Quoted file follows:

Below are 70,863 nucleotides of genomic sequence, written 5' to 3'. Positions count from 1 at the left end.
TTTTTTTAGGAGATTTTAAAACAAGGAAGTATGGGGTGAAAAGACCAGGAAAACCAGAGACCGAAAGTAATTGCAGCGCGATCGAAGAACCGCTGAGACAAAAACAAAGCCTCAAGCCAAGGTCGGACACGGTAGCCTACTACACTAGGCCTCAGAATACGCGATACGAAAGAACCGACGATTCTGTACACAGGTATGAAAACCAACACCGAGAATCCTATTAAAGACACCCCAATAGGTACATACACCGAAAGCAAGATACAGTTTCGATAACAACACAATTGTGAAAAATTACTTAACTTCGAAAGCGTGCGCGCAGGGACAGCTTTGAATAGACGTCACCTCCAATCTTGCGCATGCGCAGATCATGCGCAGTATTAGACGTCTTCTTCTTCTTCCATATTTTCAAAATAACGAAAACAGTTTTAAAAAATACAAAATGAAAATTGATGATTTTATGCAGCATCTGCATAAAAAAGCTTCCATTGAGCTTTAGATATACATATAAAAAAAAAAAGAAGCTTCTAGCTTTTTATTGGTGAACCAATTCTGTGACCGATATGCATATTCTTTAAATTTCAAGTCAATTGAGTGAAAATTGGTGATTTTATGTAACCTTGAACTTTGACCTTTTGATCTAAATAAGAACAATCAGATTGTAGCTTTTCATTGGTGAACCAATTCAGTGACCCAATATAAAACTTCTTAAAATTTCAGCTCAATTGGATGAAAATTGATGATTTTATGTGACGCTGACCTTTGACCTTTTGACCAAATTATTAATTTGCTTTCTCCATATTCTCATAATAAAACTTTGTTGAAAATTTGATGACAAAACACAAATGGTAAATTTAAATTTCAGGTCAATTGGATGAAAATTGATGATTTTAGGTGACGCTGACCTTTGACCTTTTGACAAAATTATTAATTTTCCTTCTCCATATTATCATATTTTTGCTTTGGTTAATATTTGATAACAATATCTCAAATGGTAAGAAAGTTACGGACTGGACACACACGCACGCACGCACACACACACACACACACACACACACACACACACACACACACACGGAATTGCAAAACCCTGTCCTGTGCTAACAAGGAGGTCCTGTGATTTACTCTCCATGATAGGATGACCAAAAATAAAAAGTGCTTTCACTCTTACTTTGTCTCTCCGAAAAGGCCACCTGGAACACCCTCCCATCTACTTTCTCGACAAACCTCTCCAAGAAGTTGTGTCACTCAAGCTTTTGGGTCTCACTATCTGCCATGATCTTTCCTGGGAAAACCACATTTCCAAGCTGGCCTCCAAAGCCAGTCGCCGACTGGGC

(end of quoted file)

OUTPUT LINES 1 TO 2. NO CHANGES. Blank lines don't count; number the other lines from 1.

Below are 70,863 nucleotides of genomic sequence, written 5' to 3'. Positions count from 1 at the left end.
TTTTTTTAGGAGATTTTAAAACAAGGAAGTATGGGGTGAAAAGACCAGGAAAACCAGAGACCGAAAGTAATTGCAGCGCGATCGAAGAACCGCTGAGACAAAAACAAAGCCTCAAGCCAAGGTCGGACACGGTAGCCTACTACACTAGGCCTCAGAATACGCGATACGAAAGAACCGACGATTCTGTACACAGGTATGAAAACCAACACCGAGAATCCTATTAAAGACACCCCAATAGGTACATACACCGAAAGCAAGATACAGTTTCGATAACAACACAATTGTGAAAAATTACTTAACTTCGAAAGCGTGCGCGCAGGGACAGCTTTGAATAGACGTCACCTCCAATCTTGCGCATGCGCAGATCATGCGCAGTATTAGACGTCTTCTTCTTCTTCCATATTTTCAAAATAACGAAAACAGTTTTAAAAAATACAAAATGAAAATTGATGATTTTATGCAGCATCTGCATAAAAAAGCTTCCATTGAGCTTTAGATATACATATAAAAAAAAAAAGAAGCTTCTAGCTTTTTATTGGTGAACCAATTCTGTGACCGATATGCATATTCTTTAAATTTCAAGTCAATTGAGTGAAAATTGGTGATTTTATGTAACCTTGAACTTTGACCTTTTGATCTAAATAAGAACAATCAGATTGTAGCTTTTCATTGGTGAACCAATTCAGTGACCCAATATAAAACTTCTTAAAATTTCAGCTCAATTGGATGAAAATTGATGATTTTATGTGACGCTGACCTTTGACCTTTTGACCAAATTATTAATTTGCTTTCTCCATATTCTCATAATAAAACTTTGTTGAAAATTTGATGACAAAACACAAATGGTAAATTTAAATTTCAGGTCAATTGGATGAAAATTGATGATTTTAGGTGACGCTGACCTTTGACCTTTTGACAAAATTATTAATTTTCCTTCTCCATATTATCATATTTTTGCTTTGGTTAATATTTGATAACAATATCTCAAATGGTAAGAAAGTTACGGACTGGACACACACGCACGCACGCACACACACACACACACACACACACACACACACACACACACACACGGAATTGCAAAACCCTGTCCTGTGCTAACAAGGAGGTCCTGTGATTTACTCTCCATGATAGGATGACCAAAAATAAAAAGTGCTTTCACTCTTACTTTGTCTCTCCGAAAAGGCCACCTGGAACACCCTCCCATCTACTTTCTCGACAAACCTCTCCAAGAAGTTGTGTCACTCAAGCTTTTGGGTCTCACTATCTGCCATGATCTTTCCTGGGAAAACCACATTTCCAAGCTGGCCTCCAAAGCCAGTCGCCGACTGGGC